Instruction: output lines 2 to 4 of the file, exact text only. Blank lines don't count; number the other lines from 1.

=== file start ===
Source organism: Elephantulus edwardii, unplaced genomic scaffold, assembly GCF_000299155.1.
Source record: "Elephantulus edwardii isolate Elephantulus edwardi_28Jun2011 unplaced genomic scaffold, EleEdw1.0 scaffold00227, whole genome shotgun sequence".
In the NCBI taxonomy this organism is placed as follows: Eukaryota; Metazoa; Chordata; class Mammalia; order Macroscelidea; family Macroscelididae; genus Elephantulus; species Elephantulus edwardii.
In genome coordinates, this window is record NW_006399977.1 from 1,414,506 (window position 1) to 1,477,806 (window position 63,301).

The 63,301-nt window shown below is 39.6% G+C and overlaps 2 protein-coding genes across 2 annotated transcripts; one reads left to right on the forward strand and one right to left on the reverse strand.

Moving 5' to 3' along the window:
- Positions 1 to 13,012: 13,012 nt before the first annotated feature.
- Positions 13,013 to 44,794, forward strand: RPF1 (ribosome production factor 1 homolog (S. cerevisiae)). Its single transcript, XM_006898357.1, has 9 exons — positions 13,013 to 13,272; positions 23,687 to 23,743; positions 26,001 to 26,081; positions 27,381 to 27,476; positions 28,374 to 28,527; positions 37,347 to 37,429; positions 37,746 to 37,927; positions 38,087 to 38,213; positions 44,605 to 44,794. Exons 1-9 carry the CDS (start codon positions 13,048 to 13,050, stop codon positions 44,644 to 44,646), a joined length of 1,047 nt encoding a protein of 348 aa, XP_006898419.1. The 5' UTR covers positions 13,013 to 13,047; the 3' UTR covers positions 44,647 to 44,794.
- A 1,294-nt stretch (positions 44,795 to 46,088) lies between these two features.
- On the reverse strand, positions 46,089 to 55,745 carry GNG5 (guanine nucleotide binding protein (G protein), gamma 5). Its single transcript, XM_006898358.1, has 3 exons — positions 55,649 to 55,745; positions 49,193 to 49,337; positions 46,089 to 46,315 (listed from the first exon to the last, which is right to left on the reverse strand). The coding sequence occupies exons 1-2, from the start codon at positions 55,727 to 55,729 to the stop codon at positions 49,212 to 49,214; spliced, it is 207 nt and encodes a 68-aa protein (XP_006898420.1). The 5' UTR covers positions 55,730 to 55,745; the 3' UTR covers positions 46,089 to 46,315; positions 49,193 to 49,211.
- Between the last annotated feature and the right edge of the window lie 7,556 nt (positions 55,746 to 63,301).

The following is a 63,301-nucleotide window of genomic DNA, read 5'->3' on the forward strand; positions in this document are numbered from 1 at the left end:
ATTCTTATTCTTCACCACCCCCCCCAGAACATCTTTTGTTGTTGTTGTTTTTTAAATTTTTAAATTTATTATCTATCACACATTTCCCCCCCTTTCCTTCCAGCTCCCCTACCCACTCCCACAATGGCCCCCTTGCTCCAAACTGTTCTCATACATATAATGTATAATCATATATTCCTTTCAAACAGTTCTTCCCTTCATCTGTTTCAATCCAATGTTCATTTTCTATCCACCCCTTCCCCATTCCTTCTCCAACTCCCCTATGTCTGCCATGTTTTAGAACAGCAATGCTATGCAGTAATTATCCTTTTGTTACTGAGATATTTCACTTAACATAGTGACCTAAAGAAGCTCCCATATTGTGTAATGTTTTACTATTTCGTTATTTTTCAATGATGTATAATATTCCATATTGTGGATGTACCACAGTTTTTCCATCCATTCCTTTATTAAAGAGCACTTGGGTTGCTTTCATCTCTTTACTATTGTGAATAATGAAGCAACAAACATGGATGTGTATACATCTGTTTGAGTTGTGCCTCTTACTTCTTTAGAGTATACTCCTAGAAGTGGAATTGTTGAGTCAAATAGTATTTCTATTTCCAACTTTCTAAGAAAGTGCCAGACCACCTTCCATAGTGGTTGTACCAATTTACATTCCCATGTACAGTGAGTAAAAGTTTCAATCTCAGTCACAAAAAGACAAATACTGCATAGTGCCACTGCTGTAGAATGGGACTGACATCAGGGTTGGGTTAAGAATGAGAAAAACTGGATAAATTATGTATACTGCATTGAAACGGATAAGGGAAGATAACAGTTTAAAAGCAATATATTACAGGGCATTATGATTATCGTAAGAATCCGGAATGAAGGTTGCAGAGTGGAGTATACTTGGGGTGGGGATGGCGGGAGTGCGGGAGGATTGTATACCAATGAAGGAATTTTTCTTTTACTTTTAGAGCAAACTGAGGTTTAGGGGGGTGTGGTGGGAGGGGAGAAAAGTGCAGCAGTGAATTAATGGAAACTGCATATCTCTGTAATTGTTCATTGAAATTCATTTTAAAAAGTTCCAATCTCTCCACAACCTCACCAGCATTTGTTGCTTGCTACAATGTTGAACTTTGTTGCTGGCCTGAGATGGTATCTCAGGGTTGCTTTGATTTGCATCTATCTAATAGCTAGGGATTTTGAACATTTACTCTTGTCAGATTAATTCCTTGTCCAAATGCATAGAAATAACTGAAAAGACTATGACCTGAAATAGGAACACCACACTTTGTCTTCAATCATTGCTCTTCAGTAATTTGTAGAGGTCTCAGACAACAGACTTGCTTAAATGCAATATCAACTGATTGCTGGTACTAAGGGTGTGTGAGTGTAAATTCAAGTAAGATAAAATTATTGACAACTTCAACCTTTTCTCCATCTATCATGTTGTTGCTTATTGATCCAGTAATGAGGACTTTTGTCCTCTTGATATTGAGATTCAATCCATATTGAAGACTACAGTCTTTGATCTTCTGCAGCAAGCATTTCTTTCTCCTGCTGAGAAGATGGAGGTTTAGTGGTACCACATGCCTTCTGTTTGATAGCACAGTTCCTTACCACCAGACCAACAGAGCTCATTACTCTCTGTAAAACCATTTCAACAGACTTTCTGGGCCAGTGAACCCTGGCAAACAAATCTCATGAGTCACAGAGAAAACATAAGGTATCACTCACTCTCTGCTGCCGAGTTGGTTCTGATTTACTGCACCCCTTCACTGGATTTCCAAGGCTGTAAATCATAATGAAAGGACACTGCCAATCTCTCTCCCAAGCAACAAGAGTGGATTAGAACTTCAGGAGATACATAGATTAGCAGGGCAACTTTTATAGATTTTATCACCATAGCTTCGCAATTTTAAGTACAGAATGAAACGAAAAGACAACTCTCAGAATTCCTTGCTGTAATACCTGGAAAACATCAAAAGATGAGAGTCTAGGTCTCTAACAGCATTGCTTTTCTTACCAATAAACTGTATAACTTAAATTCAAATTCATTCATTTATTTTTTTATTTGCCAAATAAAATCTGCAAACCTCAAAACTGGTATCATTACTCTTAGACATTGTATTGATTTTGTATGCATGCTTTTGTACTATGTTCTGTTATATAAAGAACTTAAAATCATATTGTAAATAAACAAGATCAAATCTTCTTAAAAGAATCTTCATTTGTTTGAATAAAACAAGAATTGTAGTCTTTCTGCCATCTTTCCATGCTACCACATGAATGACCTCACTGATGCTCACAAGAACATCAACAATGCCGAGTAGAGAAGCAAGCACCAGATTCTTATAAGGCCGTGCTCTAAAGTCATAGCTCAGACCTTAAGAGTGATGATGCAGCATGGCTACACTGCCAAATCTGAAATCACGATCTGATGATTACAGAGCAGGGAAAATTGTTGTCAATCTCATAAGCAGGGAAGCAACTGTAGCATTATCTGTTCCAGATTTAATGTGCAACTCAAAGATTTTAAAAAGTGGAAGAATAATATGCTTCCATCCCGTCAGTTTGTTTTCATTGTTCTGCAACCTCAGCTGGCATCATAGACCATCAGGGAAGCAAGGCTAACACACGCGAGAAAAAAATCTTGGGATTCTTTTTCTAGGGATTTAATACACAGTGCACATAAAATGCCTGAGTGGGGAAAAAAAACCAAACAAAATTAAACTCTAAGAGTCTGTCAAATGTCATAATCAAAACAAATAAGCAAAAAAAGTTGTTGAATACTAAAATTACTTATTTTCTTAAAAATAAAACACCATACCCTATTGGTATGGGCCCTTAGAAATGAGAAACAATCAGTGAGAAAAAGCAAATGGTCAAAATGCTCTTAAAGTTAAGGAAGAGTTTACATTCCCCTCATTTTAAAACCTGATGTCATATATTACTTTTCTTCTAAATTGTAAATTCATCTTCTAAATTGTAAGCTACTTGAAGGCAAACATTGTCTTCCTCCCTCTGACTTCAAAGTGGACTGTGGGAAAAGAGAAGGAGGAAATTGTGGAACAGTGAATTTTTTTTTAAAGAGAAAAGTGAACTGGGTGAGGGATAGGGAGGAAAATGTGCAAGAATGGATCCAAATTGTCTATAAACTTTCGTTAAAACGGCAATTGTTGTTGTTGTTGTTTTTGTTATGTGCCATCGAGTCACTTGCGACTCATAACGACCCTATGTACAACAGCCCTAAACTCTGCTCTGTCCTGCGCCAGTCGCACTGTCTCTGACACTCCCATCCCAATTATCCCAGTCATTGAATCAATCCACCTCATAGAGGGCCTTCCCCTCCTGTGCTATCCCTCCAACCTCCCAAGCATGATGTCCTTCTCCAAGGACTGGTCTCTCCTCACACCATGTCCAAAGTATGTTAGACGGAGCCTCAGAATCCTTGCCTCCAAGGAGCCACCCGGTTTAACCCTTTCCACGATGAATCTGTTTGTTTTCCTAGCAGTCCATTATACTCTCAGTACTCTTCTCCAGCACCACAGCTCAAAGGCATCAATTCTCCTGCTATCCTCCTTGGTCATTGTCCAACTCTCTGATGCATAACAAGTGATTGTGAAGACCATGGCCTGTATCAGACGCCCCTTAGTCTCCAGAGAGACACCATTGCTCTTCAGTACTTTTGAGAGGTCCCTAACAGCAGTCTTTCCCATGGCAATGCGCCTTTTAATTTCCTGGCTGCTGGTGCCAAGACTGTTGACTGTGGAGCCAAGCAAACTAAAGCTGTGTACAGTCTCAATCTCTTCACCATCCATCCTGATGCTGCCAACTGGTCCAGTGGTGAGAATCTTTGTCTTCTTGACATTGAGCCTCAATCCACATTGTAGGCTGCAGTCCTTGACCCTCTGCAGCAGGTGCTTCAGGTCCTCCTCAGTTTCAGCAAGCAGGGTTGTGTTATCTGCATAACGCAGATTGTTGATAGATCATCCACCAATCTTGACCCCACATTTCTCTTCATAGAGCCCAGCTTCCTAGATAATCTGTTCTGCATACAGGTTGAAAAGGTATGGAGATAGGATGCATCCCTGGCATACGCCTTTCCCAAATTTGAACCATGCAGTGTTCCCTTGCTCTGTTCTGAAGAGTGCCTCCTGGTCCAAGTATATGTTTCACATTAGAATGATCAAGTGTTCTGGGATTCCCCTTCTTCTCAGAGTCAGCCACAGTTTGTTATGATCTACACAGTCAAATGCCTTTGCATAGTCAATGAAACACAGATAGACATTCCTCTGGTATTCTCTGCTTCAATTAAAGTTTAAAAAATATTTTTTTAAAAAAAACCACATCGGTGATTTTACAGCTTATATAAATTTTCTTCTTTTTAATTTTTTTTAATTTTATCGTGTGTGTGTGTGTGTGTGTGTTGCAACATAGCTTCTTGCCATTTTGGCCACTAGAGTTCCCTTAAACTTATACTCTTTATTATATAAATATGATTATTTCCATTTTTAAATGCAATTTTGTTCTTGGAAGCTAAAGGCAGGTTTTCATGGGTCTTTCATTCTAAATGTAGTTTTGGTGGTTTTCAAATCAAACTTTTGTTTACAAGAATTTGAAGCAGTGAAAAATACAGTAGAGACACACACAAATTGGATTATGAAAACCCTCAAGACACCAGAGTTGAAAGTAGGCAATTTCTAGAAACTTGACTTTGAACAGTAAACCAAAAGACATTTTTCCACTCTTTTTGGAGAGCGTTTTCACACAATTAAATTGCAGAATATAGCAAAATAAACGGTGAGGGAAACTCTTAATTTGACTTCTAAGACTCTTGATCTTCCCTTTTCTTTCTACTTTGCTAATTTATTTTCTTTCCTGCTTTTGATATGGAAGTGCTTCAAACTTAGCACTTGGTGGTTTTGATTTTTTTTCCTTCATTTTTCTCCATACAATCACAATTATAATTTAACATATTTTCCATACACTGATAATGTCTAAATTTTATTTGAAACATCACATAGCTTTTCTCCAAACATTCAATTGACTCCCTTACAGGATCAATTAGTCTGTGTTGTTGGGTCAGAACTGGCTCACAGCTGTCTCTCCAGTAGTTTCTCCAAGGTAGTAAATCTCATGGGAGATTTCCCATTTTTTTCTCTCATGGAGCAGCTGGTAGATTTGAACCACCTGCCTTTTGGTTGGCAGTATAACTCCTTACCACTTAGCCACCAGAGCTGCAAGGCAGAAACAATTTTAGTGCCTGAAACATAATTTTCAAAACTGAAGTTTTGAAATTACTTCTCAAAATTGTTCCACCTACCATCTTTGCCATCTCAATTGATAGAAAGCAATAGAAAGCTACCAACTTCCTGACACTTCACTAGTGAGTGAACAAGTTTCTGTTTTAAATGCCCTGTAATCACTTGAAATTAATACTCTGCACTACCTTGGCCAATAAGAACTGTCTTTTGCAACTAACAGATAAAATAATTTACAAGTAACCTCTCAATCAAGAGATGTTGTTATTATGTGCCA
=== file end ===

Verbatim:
Source record: "Elephantulus edwardii isolate Elephantulus edwardi_28Jun2011 unplaced genomic scaffold, EleEdw1.0 scaffold00227, whole genome shotgun sequence".
In the NCBI taxonomy this organism is placed as follows: Eukaryota; Metazoa; Chordata; class Mammalia; order Macroscelidea; family Macroscelididae; genus Elephantulus; species Elephantulus edwardii.
In genome coordinates, this window is record NW_006399977.1 from 1,414,506 (window position 1) to 1,477,806 (window position 63,301).